Your Attitude Has an Impact on the Wedding

You will most likely be the first wedding “representative” that visitors see on the wedding day. The tone of the wedding is influenced by your demeanor. Is your clothing nicely ironed? Is your back straight? Do you have a grin on your face right now? If you’re sloppy with your clothes and demeanor, your guests will notice and acquire an instinctively negative impression of the event, and may even reflect your sloppiness in their own behavior. The tone of the whole ceremony will be set if you welcome them cordially and escor them with all the regality you can summon.

Before the ceremony, take on the role of host.

The bride and groom will most likely be rushing about with last-minute preparations in the last hour before the wedding. Inquire about how you may assist, and do whatever the bride or groom requests as soon as possible. As guests begin to arrive, you will most likely be requested to “work the room,” collecting coats, leading them to toilets, explaining where gifts/cards should be put, ensuring that they sign the guestbook, and so on. You’ll be serving as the host of the pre-ceremony reception at this point. Don’t waste time chatting with your friends and family; you’ll have plenty of time afterwards. You’ve come to help with the wedding planning.

Guests’ Seating at the Wedding

Wedding Usher walking people illustration.

This is frequently the most essential and greatest role of an usher at a wedding. You’ll have the pleasure of handing out programs and guiding visitors to their seats when they arrive for the ceremony. Before doing anything else, ask the bride and groom where they want their guests to sit. Frequently, the bride’s friends/relatives are on one side (typically the left, as you gaze at the altar/stage) while the groom’s friends/relatives are on the other (usually the right).

You’ll most likely be waiting for your visitors right outside their seats. When they approach you, ask whether they’re a bridesmaid or groomsman’s guest, and take them to the first open row at the front of the venue where the ceremony is being held. Give the visitor the nicest seat available on each side if they are a friend of both the bride and the groom. (Keep in mind that the first few of seats are often allocated for intimate relatives.) If one side fills up quicker than the other, it’s OK to start seating people on the opposite side.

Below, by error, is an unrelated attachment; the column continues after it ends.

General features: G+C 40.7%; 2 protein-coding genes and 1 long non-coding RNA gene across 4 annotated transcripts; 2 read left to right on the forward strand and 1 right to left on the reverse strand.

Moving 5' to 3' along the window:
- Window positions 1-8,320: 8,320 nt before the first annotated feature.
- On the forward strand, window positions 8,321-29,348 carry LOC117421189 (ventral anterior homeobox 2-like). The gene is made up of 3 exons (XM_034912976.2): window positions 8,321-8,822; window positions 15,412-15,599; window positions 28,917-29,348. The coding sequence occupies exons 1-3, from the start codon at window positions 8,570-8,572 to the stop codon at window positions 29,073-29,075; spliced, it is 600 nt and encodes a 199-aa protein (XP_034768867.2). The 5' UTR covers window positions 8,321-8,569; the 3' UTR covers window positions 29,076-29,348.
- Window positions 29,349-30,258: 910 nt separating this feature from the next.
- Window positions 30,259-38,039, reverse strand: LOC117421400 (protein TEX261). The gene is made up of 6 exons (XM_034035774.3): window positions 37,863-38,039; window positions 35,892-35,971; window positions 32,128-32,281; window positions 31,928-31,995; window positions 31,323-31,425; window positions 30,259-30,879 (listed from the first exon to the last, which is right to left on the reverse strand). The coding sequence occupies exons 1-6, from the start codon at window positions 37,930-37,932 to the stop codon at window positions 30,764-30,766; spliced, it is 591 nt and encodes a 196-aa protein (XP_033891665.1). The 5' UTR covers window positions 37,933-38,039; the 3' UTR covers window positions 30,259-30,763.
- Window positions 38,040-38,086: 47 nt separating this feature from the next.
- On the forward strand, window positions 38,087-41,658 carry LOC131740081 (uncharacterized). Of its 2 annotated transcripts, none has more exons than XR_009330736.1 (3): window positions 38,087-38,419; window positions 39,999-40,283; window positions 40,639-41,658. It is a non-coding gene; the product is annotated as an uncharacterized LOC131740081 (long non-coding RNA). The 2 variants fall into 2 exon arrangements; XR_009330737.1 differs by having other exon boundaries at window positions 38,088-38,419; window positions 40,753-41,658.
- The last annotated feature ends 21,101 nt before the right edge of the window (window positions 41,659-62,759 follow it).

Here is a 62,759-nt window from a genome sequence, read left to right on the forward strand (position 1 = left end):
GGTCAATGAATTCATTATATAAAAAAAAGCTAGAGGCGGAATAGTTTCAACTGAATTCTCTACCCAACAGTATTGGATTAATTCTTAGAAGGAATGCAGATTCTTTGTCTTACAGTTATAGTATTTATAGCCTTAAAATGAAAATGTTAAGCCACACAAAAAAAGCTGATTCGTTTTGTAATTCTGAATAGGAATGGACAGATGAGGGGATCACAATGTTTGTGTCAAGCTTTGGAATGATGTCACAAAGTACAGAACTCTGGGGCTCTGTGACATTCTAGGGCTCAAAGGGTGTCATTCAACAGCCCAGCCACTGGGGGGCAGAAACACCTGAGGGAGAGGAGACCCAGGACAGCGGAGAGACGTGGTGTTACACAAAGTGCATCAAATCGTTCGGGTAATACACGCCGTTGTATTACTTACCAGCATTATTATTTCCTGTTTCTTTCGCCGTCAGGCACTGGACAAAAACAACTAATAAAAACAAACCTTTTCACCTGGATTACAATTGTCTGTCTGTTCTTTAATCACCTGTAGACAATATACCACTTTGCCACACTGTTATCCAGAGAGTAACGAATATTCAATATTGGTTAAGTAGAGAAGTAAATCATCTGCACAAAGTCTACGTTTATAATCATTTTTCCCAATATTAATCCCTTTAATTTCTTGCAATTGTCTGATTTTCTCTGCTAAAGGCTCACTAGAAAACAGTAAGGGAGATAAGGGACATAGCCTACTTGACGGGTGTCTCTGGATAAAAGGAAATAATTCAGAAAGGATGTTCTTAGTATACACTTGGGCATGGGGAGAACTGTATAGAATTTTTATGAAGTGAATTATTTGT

When escorting a single lady or a couple, extend your right arm to the woman and let the guy to trail behind. When guiding a group of ladies, extend your right arm to the oldest member of the group (or the woman nearest to you if they’re all around the same age). When escorting a single guy or a group of men, just ask them to accompany you to their seats rather than giving your arm. Normally, guests will be escorted down the middle aisle, but after the ceremony has began, latecomers should utilize the side aisles.

 

Your arm should be at a 90-degree angle when you offer it (see image above). There will be no straight-arm escorting permitted. It just looks bad.

There should be no meandering or rushing down the aisle. Move in a natural, polite, yet efficient pace instead.

Offer some light pleasantries as you accompany visitors, such as, “What a lovely day for a wedding,” or, “Too bad it’s raining, but at least it’s good luck!” There’s no need for profound seriousness or whispering, so keep your voice low.

You may be requested to lead the grandparents or other direct family members to their seats in the front after all the guests have been seated and before the bride goes down the aisle, depending on the wedding. Ushers used to seat these family members, but at today’s weddings, it’s more frequently than not done by a bride or groom’s sibling (usually a brother).